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DIY Angled Base Dining Table

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Y’all, we are bringing to you what might be our new favorite build of all time! This DIY angled base dining table is sleek, modern and open and perfect for an open concept home. Today we’re bringing you the plans and how we built this table with our Kreg Jig!

After shot of table

DIY Dining Table

I love the simplicity of the design of this table, but how unique it looks with the angled base. The angles mimic our geometric coffee table in the other room, bringing three pointed pieces of wood together to form each side of the base.

This table is huge. It fits eight people comfortably, using chairs or benches.

Table with bench and chairs

We loved our old DIY West Elm knock-off dining room table, but it was one of our first woodworking projects and it was time for an upgrade after four years of learning some new skillz.


This build is really easy and we made the entire thing out of dimensional lumber available at the hardware store. That makes it easy to pick out the pieces you need and put them together.

Top of angled dining table

The top was simple, using our Kreg Jig K4 to make pocket holes to join seven 1x6s together, with two more on each end. This is a sturdy top, so we had to make sure to have the appropriate number of holes to keep each board joined together.

Pieces of angled base

Since the top is pretty heavy and long, it needs a solid base. We had the angled base design, but it needed to be sturdy. We didn’t want this table to look rustic, so using rough 2x4s wasn’t an option. Instead, we doubled up poplar 1x4s using wood glue to make all the pieces of the base.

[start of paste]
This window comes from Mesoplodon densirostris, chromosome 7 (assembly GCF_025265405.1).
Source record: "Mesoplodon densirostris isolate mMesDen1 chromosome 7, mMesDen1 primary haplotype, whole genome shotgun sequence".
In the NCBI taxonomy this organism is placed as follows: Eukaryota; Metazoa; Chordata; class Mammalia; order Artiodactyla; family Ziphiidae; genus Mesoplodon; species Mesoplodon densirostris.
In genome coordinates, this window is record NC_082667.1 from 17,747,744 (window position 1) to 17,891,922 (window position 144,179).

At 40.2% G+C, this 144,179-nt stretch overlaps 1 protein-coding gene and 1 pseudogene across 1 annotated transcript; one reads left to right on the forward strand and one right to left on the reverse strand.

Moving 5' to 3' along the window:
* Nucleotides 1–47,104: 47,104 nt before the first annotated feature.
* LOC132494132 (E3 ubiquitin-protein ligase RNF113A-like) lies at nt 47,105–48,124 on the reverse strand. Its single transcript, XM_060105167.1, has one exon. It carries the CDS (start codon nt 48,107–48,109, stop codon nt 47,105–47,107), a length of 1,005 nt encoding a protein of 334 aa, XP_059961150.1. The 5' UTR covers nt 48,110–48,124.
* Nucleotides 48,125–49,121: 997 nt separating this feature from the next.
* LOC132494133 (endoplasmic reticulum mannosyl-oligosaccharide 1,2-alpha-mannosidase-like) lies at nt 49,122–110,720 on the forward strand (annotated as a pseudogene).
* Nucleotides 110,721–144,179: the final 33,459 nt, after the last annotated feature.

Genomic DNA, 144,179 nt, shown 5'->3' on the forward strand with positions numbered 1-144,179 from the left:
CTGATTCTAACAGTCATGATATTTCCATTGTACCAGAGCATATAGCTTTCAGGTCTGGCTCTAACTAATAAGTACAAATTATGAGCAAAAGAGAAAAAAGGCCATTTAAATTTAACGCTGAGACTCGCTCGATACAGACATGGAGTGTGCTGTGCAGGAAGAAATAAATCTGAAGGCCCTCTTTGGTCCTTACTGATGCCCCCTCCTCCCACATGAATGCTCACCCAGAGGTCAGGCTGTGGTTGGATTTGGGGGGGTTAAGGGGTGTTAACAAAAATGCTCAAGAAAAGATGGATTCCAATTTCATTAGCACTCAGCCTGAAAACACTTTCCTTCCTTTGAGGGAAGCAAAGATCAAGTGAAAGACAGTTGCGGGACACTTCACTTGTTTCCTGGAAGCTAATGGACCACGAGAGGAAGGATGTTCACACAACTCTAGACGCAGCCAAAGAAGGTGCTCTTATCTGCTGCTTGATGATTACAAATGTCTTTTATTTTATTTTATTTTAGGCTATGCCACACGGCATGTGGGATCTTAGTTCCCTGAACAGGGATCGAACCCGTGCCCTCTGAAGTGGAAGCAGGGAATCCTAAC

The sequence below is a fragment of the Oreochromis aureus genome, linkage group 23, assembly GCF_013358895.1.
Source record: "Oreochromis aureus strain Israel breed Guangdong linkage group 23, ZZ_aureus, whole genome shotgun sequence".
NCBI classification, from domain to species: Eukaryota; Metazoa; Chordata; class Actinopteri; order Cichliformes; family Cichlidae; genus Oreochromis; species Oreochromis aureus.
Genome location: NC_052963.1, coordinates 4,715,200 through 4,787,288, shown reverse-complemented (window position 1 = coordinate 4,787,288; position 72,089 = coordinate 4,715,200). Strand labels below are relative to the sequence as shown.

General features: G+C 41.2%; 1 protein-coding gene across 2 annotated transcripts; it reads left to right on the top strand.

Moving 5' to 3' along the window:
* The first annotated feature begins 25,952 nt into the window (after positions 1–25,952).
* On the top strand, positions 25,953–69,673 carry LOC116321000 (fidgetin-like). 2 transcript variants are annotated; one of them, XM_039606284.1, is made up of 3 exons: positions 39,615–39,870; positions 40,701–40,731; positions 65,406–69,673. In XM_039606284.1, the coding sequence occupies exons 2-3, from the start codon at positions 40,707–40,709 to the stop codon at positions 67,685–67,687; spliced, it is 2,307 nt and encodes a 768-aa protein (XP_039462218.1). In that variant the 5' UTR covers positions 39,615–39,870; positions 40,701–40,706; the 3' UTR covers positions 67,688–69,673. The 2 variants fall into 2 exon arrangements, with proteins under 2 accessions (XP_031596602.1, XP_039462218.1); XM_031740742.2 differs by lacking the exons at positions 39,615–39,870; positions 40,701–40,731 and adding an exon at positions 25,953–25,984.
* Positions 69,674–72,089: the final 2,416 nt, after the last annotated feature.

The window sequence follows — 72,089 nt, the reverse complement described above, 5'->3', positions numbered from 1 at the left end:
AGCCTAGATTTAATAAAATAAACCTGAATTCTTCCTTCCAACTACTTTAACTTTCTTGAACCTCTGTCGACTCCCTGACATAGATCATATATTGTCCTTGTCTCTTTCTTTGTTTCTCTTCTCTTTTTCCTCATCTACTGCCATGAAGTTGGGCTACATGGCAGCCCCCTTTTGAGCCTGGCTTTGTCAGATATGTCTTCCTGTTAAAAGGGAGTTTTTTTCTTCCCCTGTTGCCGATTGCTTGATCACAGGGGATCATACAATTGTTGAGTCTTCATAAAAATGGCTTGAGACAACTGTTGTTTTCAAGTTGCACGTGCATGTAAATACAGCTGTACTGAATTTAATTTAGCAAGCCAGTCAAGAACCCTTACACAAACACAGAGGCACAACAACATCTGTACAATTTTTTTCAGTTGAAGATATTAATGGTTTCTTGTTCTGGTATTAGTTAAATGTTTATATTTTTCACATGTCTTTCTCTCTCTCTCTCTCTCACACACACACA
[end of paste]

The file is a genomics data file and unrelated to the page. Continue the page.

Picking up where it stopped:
Angled base connecting at 30 degrees

Each of the legs are straight cuts, but the spreader and connecting pieces each have 30 degree angles coming off a point in the center, allowing them to all fit in together.

We like to make all our cuts first, then use the Kreg Jig to bring them all together.

Attaching legs

We did have to be careful to make sure to use the right Kreg screws. When connecting the base together, we used 2 1/2″ screws because we were connecting 1 1/2″ thick pieces. But, when connecting the legs to the table top, we had to only drill holes for and use 1 1/4″ screws because we were screwing into a 3/4″ thick table top. Don’t want to use screws that are too long and blow right through the top!

Connecting base to top of angled dining table

The Plans

If you hadn’t picked up on it yet, we partnered with our friends at Kreg to bring you this gorgeous DIY angled base dining table. We’ve put the entire set of plans up on where you can get the full measurements, cut list and step-by-step plans.

Angled table from corner

The angled base of this dining table might seem difficult to do, but it’s really not, as long as you follow our plans. Kreg Jig pocket hole joinery makes the whole thing sturdy and seamless.

Underneath angle of table

So head over to to get the full set of plans for our DIY angled base dining table. While you’re there, make sure you check out some of our other furniture plans, like the geometric base coffee table, a modern platform bed that can be build for $50, or a simple nightstand.

Full angled table

Their website is full of lots of great plans from lots of great makers. If there’s a project you need that we haven’t done yet, is going to have a great option for you!

Want to make a matching bench? We have FREE printable plans for you:

This post was sponsored by Kreg Tool, which offers easy woodworking joinery and cutting solutions. All opinions are our own and our opinion is that we love Kreg products. Thank you for supporting the brands that make Charleston Crafted possible!

Interested in the Kreg Jig? Click here to read our full Kreg Jig review and to see all of our Kreg Jig projects.

New to the Kreg Jig? Here is a step by step guide on how to use a Kreg Jig!

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